El Niño is often associated with hot and dry conditions and reduced rainfall for much of mainland Australia.

However, new research in the Journal of Climate has found that for regions of Northern Australia, another important climate pattern could bring vital rainfall relief during an El Niño. 

This occurs because of the unique way that climate patterns interact with each other in this region of Australia. 

The research found a significant interaction between the El Niño-Southern Oscillation and Madden-Julian Oscillation with important implications for rainfall. Researcher Thi Lan Dao identified that research had been conducted on both climate patterns separately, but a significant gap existed in how the two patterns interacted with each other.

“In this research we found that during El Niño years, the rainfall response to the Madden-Julian Oscillation is two times stronger than in La Niña years” says researcher Thi Lan Dao.

“This means that during El Niño years, which are typically drier than average, the Madden-Julian Oscillation can have a big impact on whether much needed rains occur in this region. This is really important for industries and communities that rely on rainfall, like agricultural areas” says Thi Lan Dao.

The research also found that in some coastal areas of northeastern Australia, rainfall shows the opposite response of what is expected from the El Niño-Southern Oscillation. That is, La Niña periods were drier than average and El Niño periods were wetter than average.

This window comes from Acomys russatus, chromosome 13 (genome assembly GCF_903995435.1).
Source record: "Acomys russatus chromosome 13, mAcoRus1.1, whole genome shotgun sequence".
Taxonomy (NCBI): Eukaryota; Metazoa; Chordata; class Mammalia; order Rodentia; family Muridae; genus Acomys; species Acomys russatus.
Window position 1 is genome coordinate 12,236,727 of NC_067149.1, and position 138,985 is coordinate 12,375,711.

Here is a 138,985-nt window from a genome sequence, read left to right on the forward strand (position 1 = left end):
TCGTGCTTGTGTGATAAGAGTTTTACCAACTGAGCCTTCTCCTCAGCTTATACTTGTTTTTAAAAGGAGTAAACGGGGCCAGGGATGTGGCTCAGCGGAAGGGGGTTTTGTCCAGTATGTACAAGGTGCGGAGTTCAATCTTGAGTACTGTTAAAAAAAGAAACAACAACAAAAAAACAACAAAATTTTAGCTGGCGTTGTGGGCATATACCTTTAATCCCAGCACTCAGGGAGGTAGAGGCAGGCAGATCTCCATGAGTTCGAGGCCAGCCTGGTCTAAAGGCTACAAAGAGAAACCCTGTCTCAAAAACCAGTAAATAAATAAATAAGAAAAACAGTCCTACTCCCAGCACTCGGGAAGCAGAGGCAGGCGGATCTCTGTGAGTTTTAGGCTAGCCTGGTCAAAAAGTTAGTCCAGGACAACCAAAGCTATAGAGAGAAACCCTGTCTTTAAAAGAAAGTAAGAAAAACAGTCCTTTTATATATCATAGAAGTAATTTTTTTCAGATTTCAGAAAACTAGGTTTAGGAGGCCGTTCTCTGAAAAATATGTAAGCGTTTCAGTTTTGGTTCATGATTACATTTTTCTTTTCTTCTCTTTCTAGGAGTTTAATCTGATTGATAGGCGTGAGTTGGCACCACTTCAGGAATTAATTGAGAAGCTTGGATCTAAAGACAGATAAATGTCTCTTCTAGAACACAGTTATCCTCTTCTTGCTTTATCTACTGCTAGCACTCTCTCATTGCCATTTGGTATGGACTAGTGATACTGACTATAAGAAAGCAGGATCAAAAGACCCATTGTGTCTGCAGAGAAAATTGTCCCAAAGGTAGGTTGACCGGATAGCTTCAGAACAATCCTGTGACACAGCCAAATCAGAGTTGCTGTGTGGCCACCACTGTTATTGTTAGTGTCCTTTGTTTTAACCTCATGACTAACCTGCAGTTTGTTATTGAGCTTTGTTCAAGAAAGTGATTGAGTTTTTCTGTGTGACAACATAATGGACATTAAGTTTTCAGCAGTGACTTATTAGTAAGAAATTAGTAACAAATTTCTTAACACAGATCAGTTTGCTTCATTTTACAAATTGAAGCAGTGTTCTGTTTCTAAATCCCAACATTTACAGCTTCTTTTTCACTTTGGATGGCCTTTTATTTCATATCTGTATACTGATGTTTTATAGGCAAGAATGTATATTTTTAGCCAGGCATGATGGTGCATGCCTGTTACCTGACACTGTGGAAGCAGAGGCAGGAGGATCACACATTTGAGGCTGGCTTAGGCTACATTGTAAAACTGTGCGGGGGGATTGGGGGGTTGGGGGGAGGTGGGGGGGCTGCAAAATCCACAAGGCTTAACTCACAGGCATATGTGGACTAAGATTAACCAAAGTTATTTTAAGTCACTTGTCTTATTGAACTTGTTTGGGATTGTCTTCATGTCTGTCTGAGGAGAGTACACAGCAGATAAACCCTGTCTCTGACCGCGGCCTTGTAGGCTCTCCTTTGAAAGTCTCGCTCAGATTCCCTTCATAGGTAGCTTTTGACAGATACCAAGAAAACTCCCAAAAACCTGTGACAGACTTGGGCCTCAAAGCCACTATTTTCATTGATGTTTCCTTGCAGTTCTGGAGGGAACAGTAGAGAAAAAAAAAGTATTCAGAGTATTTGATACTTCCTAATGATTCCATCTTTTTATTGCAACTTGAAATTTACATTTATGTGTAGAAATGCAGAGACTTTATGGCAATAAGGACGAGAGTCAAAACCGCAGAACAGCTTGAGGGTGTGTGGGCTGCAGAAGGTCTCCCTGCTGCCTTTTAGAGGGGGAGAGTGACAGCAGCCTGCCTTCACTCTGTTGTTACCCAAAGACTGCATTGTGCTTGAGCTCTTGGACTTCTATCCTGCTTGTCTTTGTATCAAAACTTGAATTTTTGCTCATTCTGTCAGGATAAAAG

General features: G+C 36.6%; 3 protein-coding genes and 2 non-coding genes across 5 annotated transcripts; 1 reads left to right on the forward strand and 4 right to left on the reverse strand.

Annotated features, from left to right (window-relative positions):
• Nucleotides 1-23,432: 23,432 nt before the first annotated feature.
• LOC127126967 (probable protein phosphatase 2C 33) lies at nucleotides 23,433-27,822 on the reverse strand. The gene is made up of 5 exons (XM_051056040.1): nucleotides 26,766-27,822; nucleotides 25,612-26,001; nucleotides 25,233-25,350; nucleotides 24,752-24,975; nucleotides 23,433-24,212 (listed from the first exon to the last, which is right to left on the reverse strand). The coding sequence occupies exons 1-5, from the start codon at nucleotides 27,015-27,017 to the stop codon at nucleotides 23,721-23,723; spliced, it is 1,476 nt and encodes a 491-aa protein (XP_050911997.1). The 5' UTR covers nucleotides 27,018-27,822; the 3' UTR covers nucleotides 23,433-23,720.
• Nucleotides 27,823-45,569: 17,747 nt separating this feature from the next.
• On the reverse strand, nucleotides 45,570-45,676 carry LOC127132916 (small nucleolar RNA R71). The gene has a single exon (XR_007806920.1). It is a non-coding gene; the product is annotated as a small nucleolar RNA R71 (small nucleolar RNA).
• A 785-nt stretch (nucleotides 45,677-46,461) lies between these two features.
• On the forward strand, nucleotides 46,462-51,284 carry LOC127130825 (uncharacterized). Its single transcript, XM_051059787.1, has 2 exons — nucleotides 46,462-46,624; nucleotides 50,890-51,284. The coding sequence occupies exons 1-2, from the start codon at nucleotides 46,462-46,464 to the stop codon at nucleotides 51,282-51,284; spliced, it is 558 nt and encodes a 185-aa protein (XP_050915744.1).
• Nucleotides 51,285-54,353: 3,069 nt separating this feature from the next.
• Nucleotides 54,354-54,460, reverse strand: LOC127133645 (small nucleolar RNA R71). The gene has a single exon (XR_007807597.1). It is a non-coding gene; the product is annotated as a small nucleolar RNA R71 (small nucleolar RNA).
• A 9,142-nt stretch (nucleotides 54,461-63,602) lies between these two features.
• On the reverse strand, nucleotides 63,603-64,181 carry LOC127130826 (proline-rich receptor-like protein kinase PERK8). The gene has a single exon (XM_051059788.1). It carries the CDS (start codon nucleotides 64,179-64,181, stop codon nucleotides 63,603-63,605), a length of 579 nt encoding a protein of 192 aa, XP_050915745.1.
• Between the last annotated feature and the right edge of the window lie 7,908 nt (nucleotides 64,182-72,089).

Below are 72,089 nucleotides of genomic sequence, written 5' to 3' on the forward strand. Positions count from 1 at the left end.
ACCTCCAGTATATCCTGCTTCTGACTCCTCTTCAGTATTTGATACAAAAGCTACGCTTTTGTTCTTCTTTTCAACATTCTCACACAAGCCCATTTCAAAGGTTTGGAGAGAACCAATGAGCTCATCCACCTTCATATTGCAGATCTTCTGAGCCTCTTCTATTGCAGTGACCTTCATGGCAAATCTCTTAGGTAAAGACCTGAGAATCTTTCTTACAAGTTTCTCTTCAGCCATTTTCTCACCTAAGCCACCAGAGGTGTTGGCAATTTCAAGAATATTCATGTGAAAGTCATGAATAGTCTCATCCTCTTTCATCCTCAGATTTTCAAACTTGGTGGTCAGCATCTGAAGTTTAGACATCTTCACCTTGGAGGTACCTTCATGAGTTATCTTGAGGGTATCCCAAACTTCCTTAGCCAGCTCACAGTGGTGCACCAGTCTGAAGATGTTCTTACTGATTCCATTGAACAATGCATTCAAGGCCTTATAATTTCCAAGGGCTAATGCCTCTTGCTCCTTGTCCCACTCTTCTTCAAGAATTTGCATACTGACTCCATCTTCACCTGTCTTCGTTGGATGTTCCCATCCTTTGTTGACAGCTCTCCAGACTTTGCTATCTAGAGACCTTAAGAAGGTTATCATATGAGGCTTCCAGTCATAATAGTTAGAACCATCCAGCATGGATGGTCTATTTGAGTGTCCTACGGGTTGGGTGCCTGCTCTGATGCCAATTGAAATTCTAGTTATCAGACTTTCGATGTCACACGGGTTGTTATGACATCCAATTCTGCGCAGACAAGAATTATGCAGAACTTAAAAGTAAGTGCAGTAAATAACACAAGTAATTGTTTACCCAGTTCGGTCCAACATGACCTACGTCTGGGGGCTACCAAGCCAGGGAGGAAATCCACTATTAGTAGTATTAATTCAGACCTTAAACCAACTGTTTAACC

“In general, there was a large geographical variation in how the El Niño-Southern Oscillation, the Madden-Julian Oscillation, and their interaction impacts rainfall across the region” says Thi Lan Dao.

“What this tells us is that we can’t expect climate processes like the El Niño-Southern Oscillation or Madden-Julian Oscillation to have the same broad impact everywhere. We need location specific information about these interactions to understand the possible impacts on communities.”

ARC Centre of Excellence for Climate Extremes Researcher Thi Lan Dao presents her findings.

Thi Lan Dao’s next project involves addressing another important research gap – capturing and analysing finer data that can give more relevant information for local communities.

“This next project will help us understand why some areas in Northeast Australia show the opposite rainfall responses to the El Niño-Southern Oscillation and the Madden-Julian Oscillation to what we would expect. We are particularly looking at how this affects agricultural areas, such as the Queensland coast where more than 95% of Australia’s sugarcane is grown”.

The full paper is available now in the Journal of Climate: Multi-scale influences on rainfall in Northeast Australia.